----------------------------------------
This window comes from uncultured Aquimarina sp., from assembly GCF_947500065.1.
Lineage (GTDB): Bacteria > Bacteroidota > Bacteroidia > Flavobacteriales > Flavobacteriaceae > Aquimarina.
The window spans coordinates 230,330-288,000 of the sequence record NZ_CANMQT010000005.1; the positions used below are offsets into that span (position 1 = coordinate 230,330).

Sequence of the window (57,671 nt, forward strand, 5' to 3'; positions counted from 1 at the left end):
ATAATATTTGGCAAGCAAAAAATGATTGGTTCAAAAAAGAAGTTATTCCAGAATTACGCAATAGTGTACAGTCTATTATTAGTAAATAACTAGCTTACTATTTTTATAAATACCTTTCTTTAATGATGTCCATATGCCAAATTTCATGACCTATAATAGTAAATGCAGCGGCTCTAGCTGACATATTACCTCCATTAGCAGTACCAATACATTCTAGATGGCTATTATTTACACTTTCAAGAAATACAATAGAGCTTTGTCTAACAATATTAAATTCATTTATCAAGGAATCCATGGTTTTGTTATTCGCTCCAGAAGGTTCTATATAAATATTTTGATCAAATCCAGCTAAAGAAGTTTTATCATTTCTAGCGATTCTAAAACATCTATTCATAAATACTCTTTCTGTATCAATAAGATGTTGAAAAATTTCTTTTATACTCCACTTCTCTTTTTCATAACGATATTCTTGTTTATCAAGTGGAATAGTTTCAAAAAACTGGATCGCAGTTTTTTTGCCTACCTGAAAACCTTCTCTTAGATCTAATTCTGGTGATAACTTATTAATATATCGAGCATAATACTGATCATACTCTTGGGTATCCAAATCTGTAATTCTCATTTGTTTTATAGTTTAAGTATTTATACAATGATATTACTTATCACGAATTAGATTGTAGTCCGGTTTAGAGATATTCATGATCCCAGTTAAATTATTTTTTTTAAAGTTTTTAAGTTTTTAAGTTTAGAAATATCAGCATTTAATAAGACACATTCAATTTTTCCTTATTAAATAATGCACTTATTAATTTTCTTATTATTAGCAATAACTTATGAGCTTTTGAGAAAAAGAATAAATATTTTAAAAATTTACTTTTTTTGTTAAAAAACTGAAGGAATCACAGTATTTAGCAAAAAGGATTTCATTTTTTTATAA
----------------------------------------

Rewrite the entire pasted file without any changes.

This window comes from uncultured Aquimarina sp., from assembly GCF_947500065.1.
Lineage (GTDB): Bacteria > Bacteroidota > Bacteroidia > Flavobacteriales > Flavobacteriaceae > Aquimarina.
The window spans coordinates 230,330-288,000 of the sequence record NZ_CANMQT010000005.1; the positions used below are offsets into that span (position 1 = coordinate 230,330).

Sequence of the window (57,671 nt, forward strand, 5' to 3'; positions counted from 1 at the left end):
ATAATATTTGGCAAGCAAAAAATGATTGGTTCAAAAAAGAAGTTATTCCAGAATTACGCAATAGTGTACAGTCTATTATTAGTAAATAACTAGCTTACTATTTTTATAAATACCTTTCTTTAATGATGTCCATATGCCAAATTTCATGACCTATAATAGTAAATGCAGCGGCTCTAGCTGACATATTACCTCCATTAGCAGTACCAATACATTCTAGATGGCTATTATTTACACTTTCAAGAAATACAATAGAGCTTTGTCTAACAATATTAAATTCATTTATCAAGGAATCCATGGTTTTGTTATTCGCTCCAGAAGGTTCTATATAAATATTTTGATCAAATCCAGCTAAAGAAGTTTTATCATTTCTAGCGATTCTAAAACATCTATTCATAAATACTCTTTCTGTATCAATAAGATGTTGAAAAATTTCTTTTATACTCCACTTCTCTTTTTCATAACGATATTCTTGTTTATCAAGTGGAATAGTTTCAAAAAACTGGATCGCAGTTTTTTTGCCTACCTGAAAACCTTCTCTTAGATCTAATTCTGGTGATAACTTATTAATATATCGAGCATAATACTGATCATACTCTTGGGTATCCAAATCTGTAATTCTCATTTGTTTTATAGTTTAAGTATTTATACAATGATATTACTTATCACGAATTAGATTGTAGTCCGGTTTAGAGATATTCATGATCCCAGTTAAATTATTTTTTTTAAAGTTTTTAAGTTTTTAAGTTTAGAAATATCAGCATTTAATAAGACACATTCAATTTTTCCTTATTAAATAATGCACTTATTAATTTTCTTATTATTAGCAATAACTTATGAGCTTTTGAGAAAAAGAATAAATATTTTAAAAATTTACTTTTTTTGTTAAAAAACTGAAGGAATCACAGTATTTAGCAAAAAGGATTTCATTTTTTTATAA